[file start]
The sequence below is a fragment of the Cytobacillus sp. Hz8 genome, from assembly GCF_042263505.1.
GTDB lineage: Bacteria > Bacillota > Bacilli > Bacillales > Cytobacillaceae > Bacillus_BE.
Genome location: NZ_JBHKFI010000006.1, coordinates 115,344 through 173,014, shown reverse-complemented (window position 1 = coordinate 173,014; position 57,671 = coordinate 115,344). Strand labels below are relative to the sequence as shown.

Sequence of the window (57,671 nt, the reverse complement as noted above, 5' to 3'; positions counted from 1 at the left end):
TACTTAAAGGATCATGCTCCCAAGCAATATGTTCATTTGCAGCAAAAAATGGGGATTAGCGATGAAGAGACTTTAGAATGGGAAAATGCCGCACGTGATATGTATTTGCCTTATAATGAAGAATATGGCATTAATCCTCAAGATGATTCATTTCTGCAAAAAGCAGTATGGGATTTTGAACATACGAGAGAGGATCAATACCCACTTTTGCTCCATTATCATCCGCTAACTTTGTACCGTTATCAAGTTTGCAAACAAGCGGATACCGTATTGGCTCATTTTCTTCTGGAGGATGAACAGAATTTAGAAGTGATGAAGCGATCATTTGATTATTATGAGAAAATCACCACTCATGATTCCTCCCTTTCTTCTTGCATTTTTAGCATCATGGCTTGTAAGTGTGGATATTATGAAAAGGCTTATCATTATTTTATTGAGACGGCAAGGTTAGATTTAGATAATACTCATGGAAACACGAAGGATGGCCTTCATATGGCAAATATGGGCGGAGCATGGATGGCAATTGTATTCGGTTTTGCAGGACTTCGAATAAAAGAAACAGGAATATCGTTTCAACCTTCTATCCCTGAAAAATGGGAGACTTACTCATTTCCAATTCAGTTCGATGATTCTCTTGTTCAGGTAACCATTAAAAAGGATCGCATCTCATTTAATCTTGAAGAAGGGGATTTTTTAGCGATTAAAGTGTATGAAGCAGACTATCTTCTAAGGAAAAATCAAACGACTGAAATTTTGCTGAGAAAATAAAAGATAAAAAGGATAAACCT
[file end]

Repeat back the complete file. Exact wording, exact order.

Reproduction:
The sequence below is a fragment of the Cytobacillus sp. Hz8 genome, from assembly GCF_042263505.1.
GTDB lineage: Bacteria > Bacillota > Bacilli > Bacillales > Cytobacillaceae > Bacillus_BE.
Genome location: NZ_JBHKFI010000006.1, coordinates 115,344 through 173,014, shown reverse-complemented (window position 1 = coordinate 173,014; position 57,671 = coordinate 115,344). Strand labels below are relative to the sequence as shown.

Sequence of the window (57,671 nt, the reverse complement as noted above, 5' to 3'; positions counted from 1 at the left end):
TACTTAAAGGATCATGCTCCCAAGCAATATGTTCATTTGCAGCAAAAAATGGGGATTAGCGATGAAGAGACTTTAGAATGGGAAAATGCCGCACGTGATATGTATTTGCCTTATAATGAAGAATATGGCATTAATCCTCAAGATGATTCATTTCTGCAAAAAGCAGTATGGGATTTTGAACATACGAGAGAGGATCAATACCCACTTTTGCTCCATTATCATCCGCTAACTTTGTACCGTTATCAAGTTTGCAAACAAGCGGATACCGTATTGGCTCATTTTCTTCTGGAGGATGAACAGAATTTAGAAGTGATGAAGCGATCATTTGATTATTATGAGAAAATCACCACTCATGATTCCTCCCTTTCTTCTTGCATTTTTAGCATCATGGCTTGTAAGTGTGGATATTATGAAAAGGCTTATCATTATTTTATTGAGACGGCAAGGTTAGATTTAGATAATACTCATGGAAACACGAAGGATGGCCTTCATATGGCAAATATGGGCGGAGCATGGATGGCAATTGTATTCGGTTTTGCAGGACTTCGAATAAAAGAAACAGGAATATCGTTTCAACCTTCTATCCCTGAAAAATGGGAGACTTACTCATTTCCAATTCAGTTCGATGATTCTCTTGTTCAGGTAACCATTAAAAAGGATCGCATCTCATTTAATCTTGAAGAAGGGGATTTTTTAGCGATTAAAGTGTATGAAGCAGACTATCTTCTAAGGAAAAATCAAACGACTGAAATTTTGCTGAGAAAATAAAAGATAAAAAGGATAAACCT